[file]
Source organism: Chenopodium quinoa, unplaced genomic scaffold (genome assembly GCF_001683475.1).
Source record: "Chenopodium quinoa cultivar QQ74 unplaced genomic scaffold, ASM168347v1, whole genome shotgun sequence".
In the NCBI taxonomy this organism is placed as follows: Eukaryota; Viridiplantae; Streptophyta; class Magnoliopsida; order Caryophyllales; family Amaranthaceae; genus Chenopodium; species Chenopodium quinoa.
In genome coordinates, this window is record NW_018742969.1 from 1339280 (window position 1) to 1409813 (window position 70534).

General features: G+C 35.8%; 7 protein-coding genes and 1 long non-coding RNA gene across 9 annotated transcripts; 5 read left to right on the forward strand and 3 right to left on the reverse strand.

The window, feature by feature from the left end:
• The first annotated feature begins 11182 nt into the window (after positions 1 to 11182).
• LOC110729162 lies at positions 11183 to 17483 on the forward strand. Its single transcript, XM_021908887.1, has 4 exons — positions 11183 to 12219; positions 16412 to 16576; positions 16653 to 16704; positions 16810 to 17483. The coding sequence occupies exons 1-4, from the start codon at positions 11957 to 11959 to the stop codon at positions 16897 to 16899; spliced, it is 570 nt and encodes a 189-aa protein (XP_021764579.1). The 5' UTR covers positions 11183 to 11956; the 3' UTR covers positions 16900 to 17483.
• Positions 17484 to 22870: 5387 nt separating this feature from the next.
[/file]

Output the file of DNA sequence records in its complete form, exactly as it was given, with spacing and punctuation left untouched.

Source organism: Chenopodium quinoa, unplaced genomic scaffold (genome assembly GCF_001683475.1).
Source record: "Chenopodium quinoa cultivar QQ74 unplaced genomic scaffold, ASM168347v1, whole genome shotgun sequence".
In the NCBI taxonomy this organism is placed as follows: Eukaryota; Viridiplantae; Streptophyta; class Magnoliopsida; order Caryophyllales; family Amaranthaceae; genus Chenopodium; species Chenopodium quinoa.
In genome coordinates, this window is record NW_018742969.1 from 1339280 (window position 1) to 1409813 (window position 70534).

General features: G+C 35.8%; 7 protein-coding genes and 1 long non-coding RNA gene across 9 annotated transcripts; 5 read left to right on the forward strand and 3 right to left on the reverse strand.

The window, feature by feature from the left end:
• The first annotated feature begins 11182 nt into the window (after positions 1 to 11182).
• LOC110729162 lies at positions 11183 to 17483 on the forward strand. Its single transcript, XM_021908887.1, has 4 exons — positions 11183 to 12219; positions 16412 to 16576; positions 16653 to 16704; positions 16810 to 17483. The coding sequence occupies exons 1-4, from the start codon at positions 11957 to 11959 to the stop codon at positions 16897 to 16899; spliced, it is 570 nt and encodes a 189-aa protein (XP_021764579.1). The 5' UTR covers positions 11183 to 11956; the 3' UTR covers positions 16900 to 17483.
• Positions 17484 to 22870: 5387 nt separating this feature from the next.